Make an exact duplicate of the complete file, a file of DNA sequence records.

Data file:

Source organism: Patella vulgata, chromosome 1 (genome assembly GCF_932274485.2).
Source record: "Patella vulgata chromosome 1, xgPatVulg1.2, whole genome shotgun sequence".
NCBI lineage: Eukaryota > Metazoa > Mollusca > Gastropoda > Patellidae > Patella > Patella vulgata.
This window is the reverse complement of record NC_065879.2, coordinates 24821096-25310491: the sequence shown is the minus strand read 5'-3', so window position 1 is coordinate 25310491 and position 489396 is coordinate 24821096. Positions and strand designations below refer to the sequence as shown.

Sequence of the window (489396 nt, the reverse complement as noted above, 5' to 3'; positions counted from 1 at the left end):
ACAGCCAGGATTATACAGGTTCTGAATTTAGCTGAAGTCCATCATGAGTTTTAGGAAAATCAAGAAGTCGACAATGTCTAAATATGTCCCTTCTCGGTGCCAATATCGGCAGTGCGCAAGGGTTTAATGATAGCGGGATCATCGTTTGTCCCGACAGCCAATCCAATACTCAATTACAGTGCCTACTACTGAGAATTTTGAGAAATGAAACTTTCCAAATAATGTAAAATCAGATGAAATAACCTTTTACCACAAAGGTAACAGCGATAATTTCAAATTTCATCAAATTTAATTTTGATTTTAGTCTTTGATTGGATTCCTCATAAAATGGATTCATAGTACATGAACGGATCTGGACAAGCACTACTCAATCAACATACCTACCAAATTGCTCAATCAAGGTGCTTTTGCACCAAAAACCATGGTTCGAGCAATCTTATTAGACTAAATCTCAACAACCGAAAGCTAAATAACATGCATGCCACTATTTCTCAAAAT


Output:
Source organism: Patella vulgata, chromosome 1 (genome assembly GCF_932274485.2).
Source record: "Patella vulgata chromosome 1, xgPatVulg1.2, whole genome shotgun sequence".
NCBI lineage: Eukaryota > Metazoa > Mollusca > Gastropoda > Patellidae > Patella > Patella vulgata.
This window is the reverse complement of record NC_065879.2, coordinates 24821096-25310491: the sequence shown is the minus strand read 5'-3', so window position 1 is coordinate 25310491 and position 489396 is coordinate 24821096. Positions and strand designations below refer to the sequence as shown.

Sequence of the window (489396 nt, the reverse complement as noted above, 5' to 3'; positions counted from 1 at the left end):
ACAGCCAGGATTATACAGGTTCTGAATTTAGCTGAAGTCCATCATGAGTTTTAGGAAAATCAAGAAGTCGACAATGTCTAAATATGTCCCTTCTCGGTGCCAATATCGGCAGTGCGCAAGGGTTTAATGATAGCGGGATCATCGTTTGTCCCGACAGCCAATCCAATACTCAATTACAGTGCCTACTACTGAGAATTTTGAGAAATGAAACTTTCCAAATAATGTAAAATCAGATGAAATAACCTTTTACCACAAAGGTAACAGCGATAATTTCAAATTTCATCAAATTTAATTTTGATTTTAGTCTTTGATTGGATTCCTCATAAAATGGATTCATAGTACATGAACGGATCTGGACAAGCACTACTCAATCAACATACCTACCAAATTGCTCAATCAAGGTGCTTTTGCACCAAAAACCATGGTTCGAGCAATCTTATTAGACTAAATCTCAACAACCGAAAGCTAAATAACATGCATGCCACTATTTCTCAAAAT